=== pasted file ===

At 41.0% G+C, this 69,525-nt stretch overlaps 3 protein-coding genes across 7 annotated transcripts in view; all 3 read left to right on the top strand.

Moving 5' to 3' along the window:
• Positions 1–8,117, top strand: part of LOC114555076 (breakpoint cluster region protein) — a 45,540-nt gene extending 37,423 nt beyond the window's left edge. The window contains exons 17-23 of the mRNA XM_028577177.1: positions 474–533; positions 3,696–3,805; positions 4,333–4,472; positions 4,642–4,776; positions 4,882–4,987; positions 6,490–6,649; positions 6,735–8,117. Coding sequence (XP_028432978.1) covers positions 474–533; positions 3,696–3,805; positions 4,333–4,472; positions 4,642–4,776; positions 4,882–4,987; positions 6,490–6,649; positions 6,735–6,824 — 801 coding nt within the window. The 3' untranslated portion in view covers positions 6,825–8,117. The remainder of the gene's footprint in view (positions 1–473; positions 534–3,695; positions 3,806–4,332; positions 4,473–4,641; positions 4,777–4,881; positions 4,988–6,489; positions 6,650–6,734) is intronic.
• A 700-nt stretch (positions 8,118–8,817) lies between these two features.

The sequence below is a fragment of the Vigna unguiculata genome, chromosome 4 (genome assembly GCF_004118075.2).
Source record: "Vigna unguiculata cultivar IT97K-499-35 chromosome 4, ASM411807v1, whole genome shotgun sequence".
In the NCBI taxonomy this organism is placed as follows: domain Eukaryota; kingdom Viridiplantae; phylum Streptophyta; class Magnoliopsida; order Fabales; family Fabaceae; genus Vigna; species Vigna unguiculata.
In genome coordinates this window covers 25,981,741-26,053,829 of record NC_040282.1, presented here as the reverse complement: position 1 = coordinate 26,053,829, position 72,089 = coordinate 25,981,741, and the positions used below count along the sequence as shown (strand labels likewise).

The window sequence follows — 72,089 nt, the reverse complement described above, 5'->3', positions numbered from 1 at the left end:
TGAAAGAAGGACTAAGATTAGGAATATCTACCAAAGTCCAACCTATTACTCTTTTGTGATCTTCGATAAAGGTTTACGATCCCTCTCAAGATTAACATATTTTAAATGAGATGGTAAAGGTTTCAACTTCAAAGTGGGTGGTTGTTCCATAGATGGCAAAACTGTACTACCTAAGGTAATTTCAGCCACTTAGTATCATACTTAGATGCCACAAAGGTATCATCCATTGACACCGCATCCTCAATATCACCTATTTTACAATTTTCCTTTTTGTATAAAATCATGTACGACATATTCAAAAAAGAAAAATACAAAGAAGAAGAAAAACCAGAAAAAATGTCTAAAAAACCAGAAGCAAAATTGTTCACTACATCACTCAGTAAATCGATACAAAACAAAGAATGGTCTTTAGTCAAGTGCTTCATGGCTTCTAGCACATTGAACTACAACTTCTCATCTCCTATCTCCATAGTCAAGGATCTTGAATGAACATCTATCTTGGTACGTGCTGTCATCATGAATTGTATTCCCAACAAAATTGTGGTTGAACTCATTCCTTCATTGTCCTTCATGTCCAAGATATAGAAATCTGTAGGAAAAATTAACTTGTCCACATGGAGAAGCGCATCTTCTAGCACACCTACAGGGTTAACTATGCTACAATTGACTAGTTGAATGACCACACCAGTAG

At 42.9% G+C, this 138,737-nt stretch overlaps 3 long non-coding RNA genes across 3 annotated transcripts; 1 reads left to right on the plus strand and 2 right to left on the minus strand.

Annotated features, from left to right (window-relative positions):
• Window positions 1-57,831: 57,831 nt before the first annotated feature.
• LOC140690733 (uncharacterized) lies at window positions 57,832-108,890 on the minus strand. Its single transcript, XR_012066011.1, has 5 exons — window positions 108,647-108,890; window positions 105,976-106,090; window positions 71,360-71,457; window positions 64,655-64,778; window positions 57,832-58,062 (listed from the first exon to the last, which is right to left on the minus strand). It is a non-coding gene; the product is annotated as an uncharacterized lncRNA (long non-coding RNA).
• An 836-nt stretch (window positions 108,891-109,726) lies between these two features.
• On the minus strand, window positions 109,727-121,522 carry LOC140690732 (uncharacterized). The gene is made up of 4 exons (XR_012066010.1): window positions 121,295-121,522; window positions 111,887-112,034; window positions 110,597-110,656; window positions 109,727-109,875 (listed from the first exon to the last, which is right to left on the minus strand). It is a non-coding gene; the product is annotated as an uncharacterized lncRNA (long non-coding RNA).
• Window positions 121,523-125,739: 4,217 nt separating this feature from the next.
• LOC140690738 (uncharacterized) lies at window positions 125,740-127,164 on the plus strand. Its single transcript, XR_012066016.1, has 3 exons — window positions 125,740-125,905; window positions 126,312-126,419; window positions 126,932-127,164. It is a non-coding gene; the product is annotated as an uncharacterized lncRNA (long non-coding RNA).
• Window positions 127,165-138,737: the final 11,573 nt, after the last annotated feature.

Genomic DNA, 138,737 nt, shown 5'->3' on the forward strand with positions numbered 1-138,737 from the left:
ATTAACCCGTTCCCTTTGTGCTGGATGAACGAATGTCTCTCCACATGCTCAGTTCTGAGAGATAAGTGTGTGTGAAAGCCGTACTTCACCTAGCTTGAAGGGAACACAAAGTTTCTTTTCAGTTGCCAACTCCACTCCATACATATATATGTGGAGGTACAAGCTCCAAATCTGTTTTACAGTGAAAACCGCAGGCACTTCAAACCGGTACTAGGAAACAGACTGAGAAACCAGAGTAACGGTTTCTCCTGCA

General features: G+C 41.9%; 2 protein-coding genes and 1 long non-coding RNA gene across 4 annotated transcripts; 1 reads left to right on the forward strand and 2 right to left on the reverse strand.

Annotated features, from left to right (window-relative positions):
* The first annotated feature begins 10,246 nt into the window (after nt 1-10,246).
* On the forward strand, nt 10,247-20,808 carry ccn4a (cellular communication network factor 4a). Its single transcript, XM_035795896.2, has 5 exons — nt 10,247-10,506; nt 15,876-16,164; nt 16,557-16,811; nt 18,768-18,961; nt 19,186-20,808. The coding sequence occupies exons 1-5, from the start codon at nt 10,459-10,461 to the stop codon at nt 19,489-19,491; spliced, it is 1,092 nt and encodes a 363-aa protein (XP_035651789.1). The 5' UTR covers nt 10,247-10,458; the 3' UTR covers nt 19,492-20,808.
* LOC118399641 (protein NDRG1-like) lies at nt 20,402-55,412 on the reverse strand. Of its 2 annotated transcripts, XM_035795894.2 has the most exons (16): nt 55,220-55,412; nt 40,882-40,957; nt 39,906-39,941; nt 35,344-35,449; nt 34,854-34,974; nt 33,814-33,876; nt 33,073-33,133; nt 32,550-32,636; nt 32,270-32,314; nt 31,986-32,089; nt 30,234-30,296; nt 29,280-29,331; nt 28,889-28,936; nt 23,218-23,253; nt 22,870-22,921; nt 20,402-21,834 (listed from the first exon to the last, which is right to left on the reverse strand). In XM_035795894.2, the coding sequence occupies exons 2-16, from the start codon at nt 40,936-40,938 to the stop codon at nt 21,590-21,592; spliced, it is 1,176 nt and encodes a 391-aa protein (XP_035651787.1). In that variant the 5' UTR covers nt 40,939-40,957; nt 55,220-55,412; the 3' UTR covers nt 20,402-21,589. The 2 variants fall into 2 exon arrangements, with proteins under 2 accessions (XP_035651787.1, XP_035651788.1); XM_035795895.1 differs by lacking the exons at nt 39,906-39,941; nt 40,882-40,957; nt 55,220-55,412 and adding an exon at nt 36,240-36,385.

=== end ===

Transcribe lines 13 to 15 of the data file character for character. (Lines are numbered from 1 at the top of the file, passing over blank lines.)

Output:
• Window positions 1-57,831: 57,831 nt before the first annotated feature.
• LOC140690733 (uncharacterized) lies at window positions 57,832-108,890 on the minus strand. Its single transcript, XR_012066011.1, has 5 exons — window positions 108,647-108,890; window positions 105,976-106,090; window positions 71,360-71,457; window positions 64,655-64,778; window positions 57,832-58,062 (listed from the first exon to the last, which is right to left on the minus strand). It is a non-coding gene; the product is annotated as an uncharacterized lncRNA (long non-coding RNA).
• An 836-nt stretch (window positions 108,891-109,726) lies between these two features.